Having once held pride of place as the trendiest technology for early adopters, PDAs and mobile organisers are struggling for survival in a market dominated by smart phones and other convergent mobile offerings.
IDC hardware analyst, Mercie Clement, said converged shipments of traditional PDAs fell by 18.6 per cent in the first quarter of 2006. Mobile devices with phone and organiser functionality now accounted for 93 per cent of the market.
"There is still a little bit of life in the market for Filofax replacement but most of the focus is on converged mobile devices," she said.
Retailers such as BuyQuick continue to do well in high-end phones and notebook computers but are hard pressed to remember when they last sold a PDA.
"Palm used to be one of our largest sellers, but I don't think we have sold a single PDA in the last 3-4 months," BuyQuick spokesperson, Kathy Stepanovski, said. "People are moving to high-end mobile phones because you don't have to spend much to get all the features you want."
But technical manager for Melbourne-based technology retailer Organiser King, Peter Restaino, said there was still interest in PDAs for replacement sales.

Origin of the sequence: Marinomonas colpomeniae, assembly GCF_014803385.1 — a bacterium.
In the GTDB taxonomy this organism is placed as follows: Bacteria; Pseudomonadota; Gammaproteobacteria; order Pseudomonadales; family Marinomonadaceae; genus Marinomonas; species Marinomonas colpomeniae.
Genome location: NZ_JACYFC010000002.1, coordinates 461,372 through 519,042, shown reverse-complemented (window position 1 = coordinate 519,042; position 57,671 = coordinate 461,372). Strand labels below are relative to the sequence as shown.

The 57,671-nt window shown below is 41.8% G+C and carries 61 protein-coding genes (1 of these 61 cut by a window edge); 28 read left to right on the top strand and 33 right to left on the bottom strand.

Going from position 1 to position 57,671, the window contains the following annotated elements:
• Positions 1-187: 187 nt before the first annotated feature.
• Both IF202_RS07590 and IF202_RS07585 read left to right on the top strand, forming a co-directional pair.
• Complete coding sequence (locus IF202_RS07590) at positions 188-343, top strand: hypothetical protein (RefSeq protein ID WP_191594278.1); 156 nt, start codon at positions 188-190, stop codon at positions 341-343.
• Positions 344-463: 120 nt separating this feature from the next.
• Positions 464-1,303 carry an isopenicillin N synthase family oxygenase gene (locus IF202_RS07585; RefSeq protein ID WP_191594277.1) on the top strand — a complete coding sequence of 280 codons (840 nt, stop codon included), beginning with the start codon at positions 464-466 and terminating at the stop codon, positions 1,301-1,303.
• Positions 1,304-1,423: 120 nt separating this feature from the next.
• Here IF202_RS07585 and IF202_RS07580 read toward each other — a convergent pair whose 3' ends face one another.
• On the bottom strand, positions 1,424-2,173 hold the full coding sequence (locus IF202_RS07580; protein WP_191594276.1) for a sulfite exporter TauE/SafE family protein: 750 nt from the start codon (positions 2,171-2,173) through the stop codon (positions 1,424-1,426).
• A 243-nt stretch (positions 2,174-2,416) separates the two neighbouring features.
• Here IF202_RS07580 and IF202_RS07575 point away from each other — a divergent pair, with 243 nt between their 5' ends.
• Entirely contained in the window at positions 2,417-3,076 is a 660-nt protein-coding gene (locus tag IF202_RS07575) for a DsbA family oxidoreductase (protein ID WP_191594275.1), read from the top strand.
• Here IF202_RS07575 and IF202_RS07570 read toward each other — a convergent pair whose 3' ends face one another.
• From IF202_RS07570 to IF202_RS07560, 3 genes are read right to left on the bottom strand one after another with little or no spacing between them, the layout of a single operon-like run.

"If you've never had an organiser before, chances are you'll go for a high-end phone," Restaino said. "But people who are used to working with a PDA get frustrated because, although the phones offer a lot of functions, they still don't do all of it very well.
"Palm is still popular and more products like the Treo, which is a phone as well as an organiser, will bring the market back."
IDC's Clement said the next generation of converged devices should target niche markets if they are to survive.
"The trend will be towards more converged devices focused on specific markets," Clement said. "There is some level of innovation but PDA vendors need to develop their products in order to boost sales."